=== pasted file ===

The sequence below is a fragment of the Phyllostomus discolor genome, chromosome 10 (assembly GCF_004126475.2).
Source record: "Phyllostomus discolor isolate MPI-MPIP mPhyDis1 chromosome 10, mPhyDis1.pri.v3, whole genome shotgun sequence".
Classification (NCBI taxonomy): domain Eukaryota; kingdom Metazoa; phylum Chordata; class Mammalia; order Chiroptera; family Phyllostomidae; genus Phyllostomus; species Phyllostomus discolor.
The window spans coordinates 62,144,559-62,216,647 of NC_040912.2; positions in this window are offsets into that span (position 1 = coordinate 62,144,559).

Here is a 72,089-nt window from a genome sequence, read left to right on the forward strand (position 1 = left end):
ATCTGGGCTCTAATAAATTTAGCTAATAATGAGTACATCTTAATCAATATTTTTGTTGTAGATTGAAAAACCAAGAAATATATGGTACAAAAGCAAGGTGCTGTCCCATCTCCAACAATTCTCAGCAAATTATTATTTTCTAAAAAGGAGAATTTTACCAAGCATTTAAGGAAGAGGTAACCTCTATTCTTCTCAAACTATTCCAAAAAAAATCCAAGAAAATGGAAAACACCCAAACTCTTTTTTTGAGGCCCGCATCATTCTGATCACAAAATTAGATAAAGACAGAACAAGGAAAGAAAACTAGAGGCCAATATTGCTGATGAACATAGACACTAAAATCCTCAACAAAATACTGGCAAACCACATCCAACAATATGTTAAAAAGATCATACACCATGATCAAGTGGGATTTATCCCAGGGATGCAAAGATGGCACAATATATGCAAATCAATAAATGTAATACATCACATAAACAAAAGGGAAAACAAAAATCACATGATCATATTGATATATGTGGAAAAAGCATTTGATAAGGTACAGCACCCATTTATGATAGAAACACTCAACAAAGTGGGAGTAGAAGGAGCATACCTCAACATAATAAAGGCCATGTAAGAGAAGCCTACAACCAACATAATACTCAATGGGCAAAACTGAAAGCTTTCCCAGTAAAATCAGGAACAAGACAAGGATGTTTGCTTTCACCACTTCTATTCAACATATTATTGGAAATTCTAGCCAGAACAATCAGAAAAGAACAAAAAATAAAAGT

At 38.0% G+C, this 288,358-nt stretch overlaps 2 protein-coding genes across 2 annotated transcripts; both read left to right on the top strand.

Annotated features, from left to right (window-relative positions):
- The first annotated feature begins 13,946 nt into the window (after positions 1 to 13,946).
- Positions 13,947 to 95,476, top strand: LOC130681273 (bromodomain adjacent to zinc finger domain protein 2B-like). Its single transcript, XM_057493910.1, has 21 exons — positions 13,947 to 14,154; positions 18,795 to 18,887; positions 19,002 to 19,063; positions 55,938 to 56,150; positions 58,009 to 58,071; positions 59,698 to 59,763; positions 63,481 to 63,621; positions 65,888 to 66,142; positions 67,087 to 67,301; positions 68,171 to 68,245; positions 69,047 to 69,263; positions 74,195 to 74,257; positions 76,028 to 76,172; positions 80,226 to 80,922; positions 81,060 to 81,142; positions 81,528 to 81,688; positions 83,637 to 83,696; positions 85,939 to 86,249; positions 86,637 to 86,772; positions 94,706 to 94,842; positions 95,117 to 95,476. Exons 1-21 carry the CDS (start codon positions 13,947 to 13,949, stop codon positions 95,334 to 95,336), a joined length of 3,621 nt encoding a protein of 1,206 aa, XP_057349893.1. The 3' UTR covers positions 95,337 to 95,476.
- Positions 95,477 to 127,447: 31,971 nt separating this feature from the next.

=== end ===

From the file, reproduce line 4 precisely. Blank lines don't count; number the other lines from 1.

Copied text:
The window spans coordinates 62,144,559-62,216,647 of NC_040912.2; positions in this window are offsets into that span (position 1 = coordinate 62,144,559).